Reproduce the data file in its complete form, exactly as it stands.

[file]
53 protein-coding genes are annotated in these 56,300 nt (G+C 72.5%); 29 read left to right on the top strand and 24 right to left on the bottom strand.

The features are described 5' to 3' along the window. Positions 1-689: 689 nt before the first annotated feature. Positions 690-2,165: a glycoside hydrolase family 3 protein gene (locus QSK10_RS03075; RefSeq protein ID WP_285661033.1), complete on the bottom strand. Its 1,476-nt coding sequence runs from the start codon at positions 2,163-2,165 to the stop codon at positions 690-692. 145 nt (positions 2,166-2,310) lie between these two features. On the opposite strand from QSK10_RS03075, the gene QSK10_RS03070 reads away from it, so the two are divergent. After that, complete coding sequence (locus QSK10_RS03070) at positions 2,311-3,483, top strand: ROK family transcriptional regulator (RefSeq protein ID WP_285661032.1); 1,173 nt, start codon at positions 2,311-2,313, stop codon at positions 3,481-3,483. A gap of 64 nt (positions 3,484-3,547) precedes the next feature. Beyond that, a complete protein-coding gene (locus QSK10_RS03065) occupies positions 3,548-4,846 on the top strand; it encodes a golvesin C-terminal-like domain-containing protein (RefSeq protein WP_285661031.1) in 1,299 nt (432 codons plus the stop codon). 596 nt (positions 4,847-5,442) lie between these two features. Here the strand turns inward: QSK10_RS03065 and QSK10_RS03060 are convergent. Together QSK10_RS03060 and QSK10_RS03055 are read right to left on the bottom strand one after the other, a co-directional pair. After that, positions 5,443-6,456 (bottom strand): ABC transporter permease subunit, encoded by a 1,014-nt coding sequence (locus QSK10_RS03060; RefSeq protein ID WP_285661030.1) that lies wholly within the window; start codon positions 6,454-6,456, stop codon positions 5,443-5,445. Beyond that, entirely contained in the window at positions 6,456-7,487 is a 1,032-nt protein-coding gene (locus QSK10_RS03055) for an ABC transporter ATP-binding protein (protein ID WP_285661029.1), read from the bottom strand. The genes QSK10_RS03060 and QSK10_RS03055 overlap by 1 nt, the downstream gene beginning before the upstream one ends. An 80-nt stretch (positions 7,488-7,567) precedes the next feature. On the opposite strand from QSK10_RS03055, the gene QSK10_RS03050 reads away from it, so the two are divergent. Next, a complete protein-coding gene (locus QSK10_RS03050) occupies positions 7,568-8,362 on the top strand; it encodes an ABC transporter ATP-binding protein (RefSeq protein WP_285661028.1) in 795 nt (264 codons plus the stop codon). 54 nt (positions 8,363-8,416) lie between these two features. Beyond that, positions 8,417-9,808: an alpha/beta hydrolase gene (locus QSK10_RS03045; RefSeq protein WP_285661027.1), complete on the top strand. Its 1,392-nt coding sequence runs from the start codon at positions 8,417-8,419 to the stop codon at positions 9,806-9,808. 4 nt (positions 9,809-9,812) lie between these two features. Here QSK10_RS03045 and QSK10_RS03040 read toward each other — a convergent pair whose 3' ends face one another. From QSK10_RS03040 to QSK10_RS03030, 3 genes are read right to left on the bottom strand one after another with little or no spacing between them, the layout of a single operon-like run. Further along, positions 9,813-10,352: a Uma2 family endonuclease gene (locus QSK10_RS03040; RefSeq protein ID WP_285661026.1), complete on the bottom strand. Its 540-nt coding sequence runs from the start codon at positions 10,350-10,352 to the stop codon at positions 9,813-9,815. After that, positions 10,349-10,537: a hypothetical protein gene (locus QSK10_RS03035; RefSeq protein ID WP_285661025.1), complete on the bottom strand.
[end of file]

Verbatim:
53 protein-coding genes are annotated in these 56,300 nt (G+C 72.5%); 29 read left to right on the top strand and 24 right to left on the bottom strand.

The features are described 5' to 3' along the window. Positions 1-689: 689 nt before the first annotated feature. Positions 690-2,165: a glycoside hydrolase family 3 protein gene (locus QSK10_RS03075; RefSeq protein ID WP_285661033.1), complete on the bottom strand. Its 1,476-nt coding sequence runs from the start codon at positions 2,163-2,165 to the stop codon at positions 690-692. 145 nt (positions 2,166-2,310) lie between these two features. On the opposite strand from QSK10_RS03075, the gene QSK10_RS03070 reads away from it, so the two are divergent. After that, complete coding sequence (locus QSK10_RS03070) at positions 2,311-3,483, top strand: ROK family transcriptional regulator (RefSeq protein ID WP_285661032.1); 1,173 nt, start codon at positions 2,311-2,313, stop codon at positions 3,481-3,483. A gap of 64 nt (positions 3,484-3,547) precedes the next feature. Beyond that, a complete protein-coding gene (locus QSK10_RS03065) occupies positions 3,548-4,846 on the top strand; it encodes a golvesin C-terminal-like domain-containing protein (RefSeq protein WP_285661031.1) in 1,299 nt (432 codons plus the stop codon). 596 nt (positions 4,847-5,442) lie between these two features. Here the strand turns inward: QSK10_RS03065 and QSK10_RS03060 are convergent. Together QSK10_RS03060 and QSK10_RS03055 are read right to left on the bottom strand one after the other, a co-directional pair. After that, positions 5,443-6,456 (bottom strand): ABC transporter permease subunit, encoded by a 1,014-nt coding sequence (locus QSK10_RS03060; RefSeq protein ID WP_285661030.1) that lies wholly within the window; start codon positions 6,454-6,456, stop codon positions 5,443-5,445. Beyond that, entirely contained in the window at positions 6,456-7,487 is a 1,032-nt protein-coding gene (locus QSK10_RS03055) for an ABC transporter ATP-binding protein (protein ID WP_285661029.1), read from the bottom strand. The genes QSK10_RS03060 and QSK10_RS03055 overlap by 1 nt, the downstream gene beginning before the upstream one ends. An 80-nt stretch (positions 7,488-7,567) precedes the next feature. On the opposite strand from QSK10_RS03055, the gene QSK10_RS03050 reads away from it, so the two are divergent. Next, a complete protein-coding gene (locus QSK10_RS03050) occupies positions 7,568-8,362 on the top strand; it encodes an ABC transporter ATP-binding protein (RefSeq protein WP_285661028.1) in 795 nt (264 codons plus the stop codon). 54 nt (positions 8,363-8,416) lie between these two features. Beyond that, positions 8,417-9,808: an alpha/beta hydrolase gene (locus QSK10_RS03045; RefSeq protein WP_285661027.1), complete on the top strand. Its 1,392-nt coding sequence runs from the start codon at positions 8,417-8,419 to the stop codon at positions 9,806-9,808. 4 nt (positions 9,809-9,812) lie between these two features. Here QSK10_RS03045 and QSK10_RS03040 read toward each other — a convergent pair whose 3' ends face one another. From QSK10_RS03040 to QSK10_RS03030, 3 genes are read right to left on the bottom strand one after another with little or no spacing between them, the layout of a single operon-like run. Further along, positions 9,813-10,352: a Uma2 family endonuclease gene (locus QSK10_RS03040; RefSeq protein ID WP_285661026.1), complete on the bottom strand. Its 540-nt coding sequence runs from the start codon at positions 10,350-10,352 to the stop codon at positions 9,813-9,815. After that, positions 10,349-10,537: a hypothetical protein gene (locus QSK10_RS03035; RefSeq protein ID WP_285661025.1), complete on the bottom strand.